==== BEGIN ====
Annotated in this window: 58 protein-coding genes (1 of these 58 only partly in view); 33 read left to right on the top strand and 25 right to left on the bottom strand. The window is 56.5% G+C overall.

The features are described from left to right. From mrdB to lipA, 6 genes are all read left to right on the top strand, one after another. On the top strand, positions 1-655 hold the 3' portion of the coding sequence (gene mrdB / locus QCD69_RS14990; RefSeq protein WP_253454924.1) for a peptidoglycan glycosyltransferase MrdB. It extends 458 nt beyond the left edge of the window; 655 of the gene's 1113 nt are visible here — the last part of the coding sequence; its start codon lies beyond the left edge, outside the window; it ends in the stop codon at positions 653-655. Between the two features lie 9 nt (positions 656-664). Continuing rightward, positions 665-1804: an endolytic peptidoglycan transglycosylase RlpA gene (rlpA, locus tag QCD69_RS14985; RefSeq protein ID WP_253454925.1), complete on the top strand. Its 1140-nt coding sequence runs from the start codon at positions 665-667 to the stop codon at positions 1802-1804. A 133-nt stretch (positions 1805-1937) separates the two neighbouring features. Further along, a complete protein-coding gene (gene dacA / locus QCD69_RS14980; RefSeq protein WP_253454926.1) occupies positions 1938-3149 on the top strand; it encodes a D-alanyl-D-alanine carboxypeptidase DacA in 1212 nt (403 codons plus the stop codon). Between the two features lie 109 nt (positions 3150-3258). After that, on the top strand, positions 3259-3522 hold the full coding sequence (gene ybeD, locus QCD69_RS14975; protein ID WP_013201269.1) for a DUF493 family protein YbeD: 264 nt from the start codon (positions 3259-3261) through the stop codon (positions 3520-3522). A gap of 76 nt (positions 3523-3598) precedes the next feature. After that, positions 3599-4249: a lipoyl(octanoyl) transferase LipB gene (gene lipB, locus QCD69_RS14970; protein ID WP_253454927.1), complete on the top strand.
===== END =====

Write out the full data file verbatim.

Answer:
Annotated in this window: 58 protein-coding genes (1 of these 58 only partly in view); 33 read left to right on the top strand and 25 right to left on the bottom strand. The window is 56.5% G+C overall.

The features are described from left to right. From mrdB to lipA, 6 genes are all read left to right on the top strand, one after another. On the top strand, positions 1-655 hold the 3' portion of the coding sequence (gene mrdB / locus QCD69_RS14990; RefSeq protein WP_253454924.1) for a peptidoglycan glycosyltransferase MrdB. It extends 458 nt beyond the left edge of the window; 655 of the gene's 1113 nt are visible here — the last part of the coding sequence; its start codon lies beyond the left edge, outside the window; it ends in the stop codon at positions 653-655. Between the two features lie 9 nt (positions 656-664). Continuing rightward, positions 665-1804: an endolytic peptidoglycan transglycosylase RlpA gene (rlpA, locus tag QCD69_RS14985; RefSeq protein ID WP_253454925.1), complete on the top strand. Its 1140-nt coding sequence runs from the start codon at positions 665-667 to the stop codon at positions 1802-1804. A 133-nt stretch (positions 1805-1937) separates the two neighbouring features. Further along, a complete protein-coding gene (gene dacA / locus QCD69_RS14980; RefSeq protein WP_253454926.1) occupies positions 1938-3149 on the top strand; it encodes a D-alanyl-D-alanine carboxypeptidase DacA in 1212 nt (403 codons plus the stop codon). Between the two features lie 109 nt (positions 3150-3258). After that, on the top strand, positions 3259-3522 hold the full coding sequence (gene ybeD, locus QCD69_RS14975; protein ID WP_013201269.1) for a DUF493 family protein YbeD: 264 nt from the start codon (positions 3259-3261) through the stop codon (positions 3520-3522). A gap of 76 nt (positions 3523-3598) precedes the next feature. After that, positions 3599-4249: a lipoyl(octanoyl) transferase LipB gene (gene lipB, locus QCD69_RS14970; protein ID WP_253454927.1), complete on the top strand.